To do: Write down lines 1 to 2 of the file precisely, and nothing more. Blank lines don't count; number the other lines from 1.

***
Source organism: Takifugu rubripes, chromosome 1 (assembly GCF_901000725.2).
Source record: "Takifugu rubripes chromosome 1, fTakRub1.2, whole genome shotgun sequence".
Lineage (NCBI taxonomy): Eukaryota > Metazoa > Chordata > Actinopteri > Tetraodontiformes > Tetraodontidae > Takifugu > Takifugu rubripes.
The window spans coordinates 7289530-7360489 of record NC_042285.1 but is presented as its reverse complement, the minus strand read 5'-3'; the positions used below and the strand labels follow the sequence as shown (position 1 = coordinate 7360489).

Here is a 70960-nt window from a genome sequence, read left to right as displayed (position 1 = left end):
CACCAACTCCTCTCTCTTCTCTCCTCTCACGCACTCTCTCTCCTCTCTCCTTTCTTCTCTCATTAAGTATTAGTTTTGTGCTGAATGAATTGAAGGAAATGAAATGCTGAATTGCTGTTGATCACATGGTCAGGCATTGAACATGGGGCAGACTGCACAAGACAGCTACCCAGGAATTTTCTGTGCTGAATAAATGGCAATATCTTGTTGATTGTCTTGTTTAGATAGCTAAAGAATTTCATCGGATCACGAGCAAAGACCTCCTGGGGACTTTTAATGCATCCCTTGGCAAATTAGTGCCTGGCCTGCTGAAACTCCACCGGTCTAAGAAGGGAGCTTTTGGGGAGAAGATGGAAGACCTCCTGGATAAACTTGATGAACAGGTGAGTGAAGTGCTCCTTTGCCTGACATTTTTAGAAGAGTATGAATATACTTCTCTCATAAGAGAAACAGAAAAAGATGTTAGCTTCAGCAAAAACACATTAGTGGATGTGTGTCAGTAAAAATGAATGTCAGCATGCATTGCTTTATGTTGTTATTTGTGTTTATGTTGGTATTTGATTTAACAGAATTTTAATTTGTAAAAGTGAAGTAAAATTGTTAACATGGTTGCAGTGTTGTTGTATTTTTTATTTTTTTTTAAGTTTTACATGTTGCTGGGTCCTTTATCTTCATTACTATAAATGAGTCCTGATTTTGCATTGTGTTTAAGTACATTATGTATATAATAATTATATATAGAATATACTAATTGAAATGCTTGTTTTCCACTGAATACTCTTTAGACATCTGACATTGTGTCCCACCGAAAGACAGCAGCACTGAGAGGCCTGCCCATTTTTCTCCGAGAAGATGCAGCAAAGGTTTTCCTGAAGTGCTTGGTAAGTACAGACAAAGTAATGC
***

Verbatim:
Source organism: Takifugu rubripes, chromosome 1 (assembly GCF_901000725.2).
Source record: "Takifugu rubripes chromosome 1, fTakRub1.2, whole genome shotgun sequence".